Surgical robotics was little more than a medical curiosity until 1999, the year Intuitive Surgical (Sunnyvale, CA) introduced the da Vinci® Surgical System. Today, Intuitive Surgical is the global leader in the rapidly emerging field of robotic-assisted minimally invasive surgery.
The original prototype for Intuitive Surgical’s da Vinci System was developed in the late 1980s at the former Stanford Research Institute under contract to the United States Army. While initial work was funded in the interest of developing a system for performing battlefield surgery remotely, possible commercial applications were even more compelling: It was clear to those involved that this technology could accelerate the application of a minimally invasive surgical approach to a broader range of procedures.
In 1995, Intuitive Surgical was founded to test this theory. In January 1999, Intuitive launched the da Vinci Surgical System, and in 2000, it became the first robotic surgical system cleared by the FDA for general laparoscopic surgery. In the following years, the FDA cleared the da Vinci Surgical System for thoracoscopic (chest) surgery, for cardiac procedures performed with adjunctive incisions, and for urologic and gynecologic procedures.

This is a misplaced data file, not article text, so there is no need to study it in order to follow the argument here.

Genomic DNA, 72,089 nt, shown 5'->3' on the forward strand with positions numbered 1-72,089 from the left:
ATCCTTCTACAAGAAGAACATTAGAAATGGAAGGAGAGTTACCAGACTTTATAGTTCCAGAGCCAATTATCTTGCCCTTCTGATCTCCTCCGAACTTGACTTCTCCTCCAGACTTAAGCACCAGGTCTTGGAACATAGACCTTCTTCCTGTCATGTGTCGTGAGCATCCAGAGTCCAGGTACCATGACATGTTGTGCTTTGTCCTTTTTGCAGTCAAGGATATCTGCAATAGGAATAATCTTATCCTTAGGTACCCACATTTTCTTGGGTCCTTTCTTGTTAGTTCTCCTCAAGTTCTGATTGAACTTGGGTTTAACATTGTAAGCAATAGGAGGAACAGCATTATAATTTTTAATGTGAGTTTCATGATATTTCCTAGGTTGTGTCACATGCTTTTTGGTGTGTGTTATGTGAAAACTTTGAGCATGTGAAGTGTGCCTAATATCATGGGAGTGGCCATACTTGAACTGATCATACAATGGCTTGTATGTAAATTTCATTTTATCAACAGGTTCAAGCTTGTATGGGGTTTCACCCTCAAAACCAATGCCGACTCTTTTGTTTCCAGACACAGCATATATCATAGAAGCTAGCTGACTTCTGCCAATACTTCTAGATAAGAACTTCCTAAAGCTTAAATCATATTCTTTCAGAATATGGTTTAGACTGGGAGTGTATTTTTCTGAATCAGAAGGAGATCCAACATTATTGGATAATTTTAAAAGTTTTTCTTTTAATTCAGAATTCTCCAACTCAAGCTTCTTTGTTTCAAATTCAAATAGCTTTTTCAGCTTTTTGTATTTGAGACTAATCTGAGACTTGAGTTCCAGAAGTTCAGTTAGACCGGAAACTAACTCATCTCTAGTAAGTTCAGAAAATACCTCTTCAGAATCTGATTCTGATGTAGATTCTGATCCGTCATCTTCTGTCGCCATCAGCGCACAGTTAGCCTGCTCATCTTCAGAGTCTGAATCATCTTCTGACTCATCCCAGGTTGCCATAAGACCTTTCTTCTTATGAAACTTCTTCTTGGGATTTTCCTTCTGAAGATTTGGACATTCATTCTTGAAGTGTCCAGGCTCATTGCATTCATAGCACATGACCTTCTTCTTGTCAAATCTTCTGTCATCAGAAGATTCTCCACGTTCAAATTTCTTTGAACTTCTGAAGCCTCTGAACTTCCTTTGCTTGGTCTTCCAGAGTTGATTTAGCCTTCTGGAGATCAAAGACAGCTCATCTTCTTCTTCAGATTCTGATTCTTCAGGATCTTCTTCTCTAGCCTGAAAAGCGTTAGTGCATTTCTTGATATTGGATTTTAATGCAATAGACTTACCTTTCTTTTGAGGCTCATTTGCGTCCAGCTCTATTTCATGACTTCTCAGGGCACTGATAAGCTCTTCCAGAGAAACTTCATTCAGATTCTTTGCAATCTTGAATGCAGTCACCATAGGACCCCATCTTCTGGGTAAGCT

In June 2000, Intuitive Surgical conducted a successful initial public offering. In 2003, the Company acquired its principal competitor Computer Motion, strengthening its intellectual property holdings and ensuring its position as the world’s sole provider of robotic-assisted surgical systems.
Today, over 850 da Vinci Systems are installed in hospitals worldwide. As of December 31, 2007, Intuitive Surgical held exclusive field-of-use as well as non-exclusive licenses for over 200 U.S. patents and over 90 foreign patents, and owned outright over 140 U.S. patents and over 60 foreign patents. In addition to developing its own proprietary technologies, Intuitive Surgical has established relationships with several industry leaders including IBM Corporation, Massachusetts Institute of Technology (MIT) and Heartport, Inc. (Johnson & Johnson). The Company has also entered into industry collaborations with companies including Ethicon Endo-Surgery (Johnson & Johnson), Medtronic and Olympus Optical.
Superior surgeon ergonomics and comfort
Magnified, stereoscopic (3-D) visual camera
Miniature, 8-mm diameter robotic instruments